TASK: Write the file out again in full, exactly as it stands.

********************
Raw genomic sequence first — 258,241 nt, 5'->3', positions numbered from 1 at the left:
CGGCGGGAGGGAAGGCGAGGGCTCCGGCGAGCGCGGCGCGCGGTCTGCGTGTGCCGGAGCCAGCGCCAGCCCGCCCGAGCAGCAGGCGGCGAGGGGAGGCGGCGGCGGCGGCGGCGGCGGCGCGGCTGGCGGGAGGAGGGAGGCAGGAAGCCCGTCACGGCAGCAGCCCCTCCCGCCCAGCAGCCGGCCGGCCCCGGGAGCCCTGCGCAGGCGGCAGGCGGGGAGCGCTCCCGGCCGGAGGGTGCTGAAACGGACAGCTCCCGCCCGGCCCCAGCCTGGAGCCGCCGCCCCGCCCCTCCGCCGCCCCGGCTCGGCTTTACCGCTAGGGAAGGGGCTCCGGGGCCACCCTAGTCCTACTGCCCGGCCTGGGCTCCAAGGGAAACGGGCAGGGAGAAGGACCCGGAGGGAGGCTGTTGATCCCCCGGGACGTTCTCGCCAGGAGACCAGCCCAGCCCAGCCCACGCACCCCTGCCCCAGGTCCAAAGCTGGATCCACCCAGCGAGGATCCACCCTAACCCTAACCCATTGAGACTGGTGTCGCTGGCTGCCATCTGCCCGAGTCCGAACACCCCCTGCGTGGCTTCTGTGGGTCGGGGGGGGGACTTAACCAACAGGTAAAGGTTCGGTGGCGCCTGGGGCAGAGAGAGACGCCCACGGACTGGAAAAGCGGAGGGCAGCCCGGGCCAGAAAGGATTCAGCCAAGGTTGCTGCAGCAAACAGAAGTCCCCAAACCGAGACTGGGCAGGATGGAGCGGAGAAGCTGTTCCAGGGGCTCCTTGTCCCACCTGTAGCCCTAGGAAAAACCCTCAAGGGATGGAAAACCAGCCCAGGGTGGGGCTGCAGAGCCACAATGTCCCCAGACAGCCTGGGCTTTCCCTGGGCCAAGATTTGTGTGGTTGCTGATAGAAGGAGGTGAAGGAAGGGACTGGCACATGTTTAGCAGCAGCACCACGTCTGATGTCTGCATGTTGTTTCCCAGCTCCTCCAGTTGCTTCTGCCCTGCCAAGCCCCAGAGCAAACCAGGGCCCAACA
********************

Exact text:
Raw genomic sequence first — 258,241 nt, 5'->3', positions numbered from 1 at the left:
CGGCGGGAGGGAAGGCGAGGGCTCCGGCGAGCGCGGCGCGCGGTCTGCGTGTGCCGGAGCCAGCGCCAGCCCGCCCGAGCAGCAGGCGGCGAGGGGAGGCGGCGGCGGCGGCGGCGGCGGCGCGGCTGGCGGGAGGAGGGAGGCAGGAAGCCCGTCACGGCAGCAGCCCCTCCCGCCCAGCAGCCGGCCGGCCCCGGGAGCCCTGCGCAGGCGGCAGGCGGGGAGCGCTCCCGGCCGGAGGGTGCTGAAACGGACAGCTCCCGCCCGGCCCCAGCCTGGAGCCGCCGCCCCGCCCCTCCGCCGCCCCGGCTCGGCTTTACCGCTAGGGAAGGGGCTCCGGGGCCACCCTAGTCCTACTGCCCGGCCTGGGCTCCAAGGGAAACGGGCAGGGAGAAGGACCCGGAGGGAGGCTGTTGATCCCCCGGGACGTTCTCGCCAGGAGACCAGCCCAGCCCAGCCCACGCACCCCTGCCCCAGGTCCAAAGCTGGATCCACCCAGCGAGGATCCACCCTAACCCTAACCCATTGAGACTGGTGTCGCTGGCTGCCATCTGCCCGAGTCCGAACACCCCCTGCGTGGCTTCTGTGGGTCGGGGGGGGGACTTAACCAACAGGTAAAGGTTCGGTGGCGCCTGGGGCAGAGAGAGACGCCCACGGACTGGAAAAGCGGAGGGCAGCCCGGGCCAGAAAGGATTCAGCCAAGGTTGCTGCAGCAAACAGAAGTCCCCAAACCGAGACTGGGCAGGATGGAGCGGAGAAGCTGTTCCAGGGGCTCCTTGTCCCACCTGTAGCCCTAGGAAAAACCCTCAAGGGATGGAAAACCAGCCCAGGGTGGGGCTGCAGAGCCACAATGTCCCCAGACAGCCTGGGCTTTCCCTGGGCCAAGATTTGTGTGGTTGCTGATAGAAGGAGGTGAAGGAAGGGACTGGCACATGTTTAGCAGCAGCACCACGTCTGATGTCTGCATGTTGTTTCCCAGCTCCTCCAGTTGCTTCTGCCCTGCCAAGCCCCAGAGCAAACCAGGGCCCAACA